- If included, the Centers for Disease Control and Prevention proposes the deaths would be closer to 90,000.
Why the spike in alcohol-related deaths?
The main reason is that in the U.S., there has been a steady rise in per capita alcohol consumption. In 2014, nearly 57% of Americans drank at least monthly, which is up from 55% in 2002.
How Alcohol Affects The Rest Of Your Body
Not only does alcohol consumption wreak havoc on your brain, it also causes widespread damage throughout your whole body. With millions of people binge drinking – which is drinking enough to bring your blood alcohol concentration to 0.08 or above (approximately 4 drinks for women, 5 drinks for men in a 2 hour period) – the negative health effects are spreading.
“Drinking alcohol excessively can create an inflammatory response to the liver and other organ systems in the body. If those organs work at a lower level of function, then a whole host of physiological processes can be affected.
“It is important for us to understand the extent of damage caused by alcohol abuse, which also can lead to other health issues such as diabetes, cardiovascular disease and some forms of cancer.” – Shivendra, Shukla, Ph.D. statement to Medical News Today
Is Moderate Alcohol Consumption Healthy?
Yes and no… it all depends on what report you are reading.
Some research shows that people who have one to two drinks a day may have a significantly reduced risk of death from heart disease and “all causes” compared to those who never drink alcohol.
Then there is other research that claims alcohol consumption, even at moderate levels of intake, may be associated with an increased risk of cancer.
“Moderate” alcohol intake is generally considered: 1 5-ounce glass of wine, 1 12-ounce beer, or 1 ounce of hard liquor per day.
In December of 2015, New York Times reported:
“Synthesizing all this, there seems to be a sizable amount of evidence that moderate alcohol consumption is associated with decreased rates of cardiovascular disease, diabetes and death. It also seems to be associated with increased rates, perhaps to a lesser extent, of some cancers, especially breast cancer, as well as some other diseases or conditions.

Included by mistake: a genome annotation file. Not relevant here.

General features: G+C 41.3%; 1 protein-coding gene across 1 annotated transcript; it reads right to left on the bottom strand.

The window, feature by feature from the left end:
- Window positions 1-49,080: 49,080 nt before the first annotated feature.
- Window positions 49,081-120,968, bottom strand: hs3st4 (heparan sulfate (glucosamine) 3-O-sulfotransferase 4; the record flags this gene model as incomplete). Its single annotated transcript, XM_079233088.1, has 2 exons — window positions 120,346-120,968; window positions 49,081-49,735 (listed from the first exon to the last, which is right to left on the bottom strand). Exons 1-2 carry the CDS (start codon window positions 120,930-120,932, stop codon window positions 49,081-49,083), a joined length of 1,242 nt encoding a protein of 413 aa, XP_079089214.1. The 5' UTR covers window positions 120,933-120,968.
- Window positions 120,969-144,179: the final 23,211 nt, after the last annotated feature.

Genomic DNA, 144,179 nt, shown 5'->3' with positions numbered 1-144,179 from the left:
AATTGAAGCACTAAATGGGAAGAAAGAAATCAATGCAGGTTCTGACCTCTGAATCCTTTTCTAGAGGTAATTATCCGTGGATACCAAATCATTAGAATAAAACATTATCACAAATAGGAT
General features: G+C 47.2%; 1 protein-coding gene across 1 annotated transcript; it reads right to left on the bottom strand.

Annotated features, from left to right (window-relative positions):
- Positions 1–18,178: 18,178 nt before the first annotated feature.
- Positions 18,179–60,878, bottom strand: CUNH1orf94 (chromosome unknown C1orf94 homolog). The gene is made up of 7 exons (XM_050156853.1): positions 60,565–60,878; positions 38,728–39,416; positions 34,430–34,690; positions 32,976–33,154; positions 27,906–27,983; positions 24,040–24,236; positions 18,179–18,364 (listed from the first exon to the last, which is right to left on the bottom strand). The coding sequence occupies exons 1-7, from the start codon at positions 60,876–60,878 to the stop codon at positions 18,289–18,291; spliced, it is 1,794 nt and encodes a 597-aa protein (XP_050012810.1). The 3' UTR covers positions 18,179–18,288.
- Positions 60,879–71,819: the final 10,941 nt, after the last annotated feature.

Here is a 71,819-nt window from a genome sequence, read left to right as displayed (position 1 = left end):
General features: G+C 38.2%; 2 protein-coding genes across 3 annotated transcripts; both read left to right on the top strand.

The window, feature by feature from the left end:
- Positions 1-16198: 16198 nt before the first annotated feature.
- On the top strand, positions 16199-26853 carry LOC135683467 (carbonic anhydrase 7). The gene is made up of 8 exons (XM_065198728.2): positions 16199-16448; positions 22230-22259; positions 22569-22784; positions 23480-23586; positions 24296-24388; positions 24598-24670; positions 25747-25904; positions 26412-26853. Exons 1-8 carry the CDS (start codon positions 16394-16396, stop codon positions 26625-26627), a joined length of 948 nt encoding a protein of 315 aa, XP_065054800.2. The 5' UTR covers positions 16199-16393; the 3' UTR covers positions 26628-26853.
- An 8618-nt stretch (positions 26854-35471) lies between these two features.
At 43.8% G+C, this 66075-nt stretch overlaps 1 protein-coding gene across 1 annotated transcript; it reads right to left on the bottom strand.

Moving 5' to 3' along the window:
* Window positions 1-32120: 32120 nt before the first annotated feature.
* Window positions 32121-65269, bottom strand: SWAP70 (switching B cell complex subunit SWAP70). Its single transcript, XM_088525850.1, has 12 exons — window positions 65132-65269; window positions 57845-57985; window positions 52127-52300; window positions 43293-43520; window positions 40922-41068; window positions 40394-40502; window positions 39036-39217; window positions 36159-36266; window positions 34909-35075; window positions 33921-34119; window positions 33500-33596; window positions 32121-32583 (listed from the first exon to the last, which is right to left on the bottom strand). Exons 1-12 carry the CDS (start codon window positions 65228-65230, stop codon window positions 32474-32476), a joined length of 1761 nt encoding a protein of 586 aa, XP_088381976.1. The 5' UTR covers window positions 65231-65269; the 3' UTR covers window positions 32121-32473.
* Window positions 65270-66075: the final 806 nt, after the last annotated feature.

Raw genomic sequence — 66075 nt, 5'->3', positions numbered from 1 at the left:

“The gains from improved cardiovascular disease deaths seem to outweigh all of the losses in other diseases combined.”
To maintain great health, it is best that you limit your alcohol consumption to no more than 1 drink per day, according to the guideline listed above. However, everybody is different, so it is important for you to listen to your body and mind and adjust your habits accordingly.
Lindsay Sibson turned her lifelong dream of traveling the world into a reality when she first stepped on a plan in April of 2014. With the simple intention of learning more about this beautiful world, she stepped away from corporate America to explore an alternative lifestyle of long term international travel, volunteering, blogging and pursuing a blissfully happy and fulfilling way of life.
Lindsay documents her journey in hopes of empowering others to find their passion, reignite their spark and freshen their outlook on life. Connect with her on her website and follow her travels on Instagram (https://www.instagram.com/_traveloholic_).
Through her blog, Lindsay documents her journey in hopes of empowering others to find their passion, reignite their spark and freshen their outlook on life.